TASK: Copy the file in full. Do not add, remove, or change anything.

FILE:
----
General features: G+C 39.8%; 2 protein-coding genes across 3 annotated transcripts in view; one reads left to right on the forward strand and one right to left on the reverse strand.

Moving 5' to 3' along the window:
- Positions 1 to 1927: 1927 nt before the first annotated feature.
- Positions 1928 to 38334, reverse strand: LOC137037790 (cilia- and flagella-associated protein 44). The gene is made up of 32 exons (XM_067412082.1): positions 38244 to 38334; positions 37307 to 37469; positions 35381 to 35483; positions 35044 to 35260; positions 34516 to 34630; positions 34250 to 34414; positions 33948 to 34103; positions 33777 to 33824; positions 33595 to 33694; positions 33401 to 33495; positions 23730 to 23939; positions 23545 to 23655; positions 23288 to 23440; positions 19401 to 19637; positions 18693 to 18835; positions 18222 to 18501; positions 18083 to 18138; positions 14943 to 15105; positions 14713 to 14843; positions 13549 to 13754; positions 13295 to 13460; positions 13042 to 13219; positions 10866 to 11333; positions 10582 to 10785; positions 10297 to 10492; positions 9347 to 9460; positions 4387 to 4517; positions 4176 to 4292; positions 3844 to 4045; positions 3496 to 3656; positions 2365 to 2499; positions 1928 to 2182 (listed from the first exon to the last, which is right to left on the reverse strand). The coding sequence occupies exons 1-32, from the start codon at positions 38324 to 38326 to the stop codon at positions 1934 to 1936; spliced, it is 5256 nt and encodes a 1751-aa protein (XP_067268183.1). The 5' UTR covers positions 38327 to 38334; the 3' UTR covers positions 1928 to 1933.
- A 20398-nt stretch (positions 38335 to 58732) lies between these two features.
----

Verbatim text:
General features: G+C 39.8%; 2 protein-coding genes across 3 annotated transcripts in view; one reads left to right on the forward strand and one right to left on the reverse strand.

Moving 5' to 3' along the window:
- Positions 1 to 1927: 1927 nt before the first annotated feature.
- Positions 1928 to 38334, reverse strand: LOC137037790 (cilia- and flagella-associated protein 44). The gene is made up of 32 exons (XM_067412082.1): positions 38244 to 38334; positions 37307 to 37469; positions 35381 to 35483; positions 35044 to 35260; positions 34516 to 34630; positions 34250 to 34414; positions 33948 to 34103; positions 33777 to 33824; positions 33595 to 33694; positions 33401 to 33495; positions 23730 to 23939; positions 23545 to 23655; positions 23288 to 23440; positions 19401 to 19637; positions 18693 to 18835; positions 18222 to 18501; positions 18083 to 18138; positions 14943 to 15105; positions 14713 to 14843; positions 13549 to 13754; positions 13295 to 13460; positions 13042 to 13219; positions 10866 to 11333; positions 10582 to 10785; positions 10297 to 10492; positions 9347 to 9460; positions 4387 to 4517; positions 4176 to 4292; positions 3844 to 4045; positions 3496 to 3656; positions 2365 to 2499; positions 1928 to 2182 (listed from the first exon to the last, which is right to left on the reverse strand). The coding sequence occupies exons 1-32, from the start codon at positions 38324 to 38326 to the stop codon at positions 1934 to 1936; spliced, it is 5256 nt and encodes a 1751-aa protein (XP_067268183.1). The 5' UTR covers positions 38327 to 38334; the 3' UTR covers positions 1928 to 1933.
- A 20398-nt stretch (positions 38335 to 58732) lies between these two features.